Tag Archives: San Mateo

Bill package targets gas pipeline safety

A state lawmaker who represents the San Bruno neighborhood devastated by a natural-gas explosion in 2010 introduced a package of bills Monday designed to prevent a repeat of the disaster, including one that would tie Pacific Gas and Electric Co.’s rates to its safety performance.

Assemblyman Jerry Hill, D-San Mateo, whose district includes the Crestmoor neighborhood where the PG&E gas explosion killed eight people, said the bills would build on recently enacted state laws mandating that pipeline operators pressure-test their gas lines, install emergency automatic shutoff valves on pipes and improve their emergency response protocols.

“Much work remains to be done … to prevent another disaster,” Hill said at a press conference outside the San Francisco offices of the California Public Utilities Commission, the agency that regulates PG&E and other pipeline operators in the state.

The package of three bills would:

— Require the PUC and pipeline operators to implement “in a timely manner” any gas-safety recommendations made by the National Transportation Safety Board.

— Require the commission to create a protection program for utility employees who disclose public safety threats.

— Order the PUC to consider the safety performance of PG&E and other utilities in setting gas rates that the companies can charge their customers.

Bill died last year

Hill introduced similar profit-limiting legislation last year, only to have it die in a Senate committee. “I vow to bring that legislation back every year until it is passed and signed by the governor,” he said.

Until recently, he said, PG&E was “gambling with the public safety – less money spent on pipeline safety inspections and pipeline replacements meant more money for profits.”

Hill said his bill tying gas rates to safety, AB1456, would “prevent this gamble from happening.” He said he was encouraged that the commission will hold a workshop Wednesday to determine how to consider safety performance in setting rates.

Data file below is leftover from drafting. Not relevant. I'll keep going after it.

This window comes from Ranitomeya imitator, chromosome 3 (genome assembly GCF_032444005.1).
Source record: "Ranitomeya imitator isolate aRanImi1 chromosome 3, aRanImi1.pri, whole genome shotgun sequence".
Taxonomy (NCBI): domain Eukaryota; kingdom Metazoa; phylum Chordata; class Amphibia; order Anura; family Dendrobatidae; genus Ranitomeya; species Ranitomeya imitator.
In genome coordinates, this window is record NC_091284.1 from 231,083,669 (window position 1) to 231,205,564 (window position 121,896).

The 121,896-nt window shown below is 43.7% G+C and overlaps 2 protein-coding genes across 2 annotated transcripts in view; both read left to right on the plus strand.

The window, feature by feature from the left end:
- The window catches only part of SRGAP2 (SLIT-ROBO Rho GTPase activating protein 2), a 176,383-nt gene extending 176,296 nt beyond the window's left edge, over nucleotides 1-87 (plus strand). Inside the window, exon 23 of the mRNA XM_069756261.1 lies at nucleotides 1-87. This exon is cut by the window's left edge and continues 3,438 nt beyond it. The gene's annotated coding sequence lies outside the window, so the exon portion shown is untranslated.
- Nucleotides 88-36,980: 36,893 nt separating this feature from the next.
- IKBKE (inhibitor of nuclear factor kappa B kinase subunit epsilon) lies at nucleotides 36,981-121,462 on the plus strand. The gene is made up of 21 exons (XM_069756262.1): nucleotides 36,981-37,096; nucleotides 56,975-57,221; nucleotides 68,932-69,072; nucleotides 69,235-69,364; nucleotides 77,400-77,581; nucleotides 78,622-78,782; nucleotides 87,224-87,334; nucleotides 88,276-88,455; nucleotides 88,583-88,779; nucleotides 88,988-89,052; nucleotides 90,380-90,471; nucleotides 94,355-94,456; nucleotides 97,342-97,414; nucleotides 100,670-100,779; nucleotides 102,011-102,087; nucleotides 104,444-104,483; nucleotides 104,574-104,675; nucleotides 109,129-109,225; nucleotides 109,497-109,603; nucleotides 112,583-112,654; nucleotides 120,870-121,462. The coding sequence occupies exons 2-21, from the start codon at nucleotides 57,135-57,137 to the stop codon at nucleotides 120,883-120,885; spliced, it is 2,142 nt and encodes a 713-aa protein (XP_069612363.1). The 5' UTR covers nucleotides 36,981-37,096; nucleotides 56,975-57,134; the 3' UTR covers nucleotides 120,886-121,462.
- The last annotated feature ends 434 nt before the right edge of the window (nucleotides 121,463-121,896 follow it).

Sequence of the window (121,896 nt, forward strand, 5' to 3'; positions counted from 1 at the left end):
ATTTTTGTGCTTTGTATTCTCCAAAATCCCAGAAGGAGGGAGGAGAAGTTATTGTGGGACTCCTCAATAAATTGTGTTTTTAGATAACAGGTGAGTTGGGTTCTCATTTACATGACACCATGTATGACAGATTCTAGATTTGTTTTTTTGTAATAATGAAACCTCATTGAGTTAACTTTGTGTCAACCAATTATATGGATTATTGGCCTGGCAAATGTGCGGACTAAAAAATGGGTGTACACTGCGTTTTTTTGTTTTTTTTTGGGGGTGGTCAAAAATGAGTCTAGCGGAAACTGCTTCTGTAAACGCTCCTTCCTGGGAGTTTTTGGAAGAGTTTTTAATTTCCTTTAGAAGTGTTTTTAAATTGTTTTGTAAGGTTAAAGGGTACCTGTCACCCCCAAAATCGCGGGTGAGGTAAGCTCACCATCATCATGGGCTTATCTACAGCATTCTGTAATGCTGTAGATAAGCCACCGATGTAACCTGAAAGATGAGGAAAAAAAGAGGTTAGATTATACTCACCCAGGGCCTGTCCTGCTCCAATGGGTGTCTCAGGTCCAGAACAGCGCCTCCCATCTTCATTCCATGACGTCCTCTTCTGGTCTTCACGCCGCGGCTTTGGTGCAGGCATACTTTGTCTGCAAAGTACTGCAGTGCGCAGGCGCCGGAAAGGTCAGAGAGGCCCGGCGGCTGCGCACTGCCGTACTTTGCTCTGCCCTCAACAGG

“The commission may be on its way to transforming itself from the lapdog it’s been to the bulldog it needs to be,” Hill said.

Hill’s legislation on adopting the National Transportation Safety Board’s gas safety recommendations, AB578, comes five months after the federal agency issued about a dozen recommendations to PG&E and the utilities commission in response to the San Bruno disaster. The board said a long history of mismanagement by PG&E of its gas system had caused the fatal explosion, and that the PUC hadn’t done enough to police the company.

Hill noted that the commission had “routinely ignored” past safety board recommendations, including that gas utilities install automatic shutoff valves on gas pipelines and replace a potentially brittle type of plastic distribution pipe, known as Aldyl-A, that was implicated in two PG&E explosions last year.

After those blasts in Cupertino and the Sacramento suburb of Roseville, PG&E announced plans to replace all 1,200 miles of its Aldyl-A pipe.

State says it’s acting

The PUC issued a statement Monday that outlined how it is complying with safety board recommendations, including requiring pressure testing of pipes, cutting pressure on gas lines whose maximum levels are in doubt, ordering records reviews and implementing a program to cite utilities promptly for safety violations.

Hill’s third bill, AB1197, would bar utilities from retaliating against workers who blow the whistle on safety problems.

PG&E spokesman David Eisenhauer said the company would be giving Hill’s measures “the attention they deserve.”

He said PG&E is already encouraging its employees to identify safety problems and said the company already prohibits retaliation against workers for raising concerns.

“Our leadership is actively requesting employees to share that information so we can investigate,” Eisenhauer said.

SOURCE: http://www.sfgate.com/cgi-bin/article.cgi?f=/c/a/2012/01/09/BABF1MMSA5.DTL#ixzz1jAK7TC00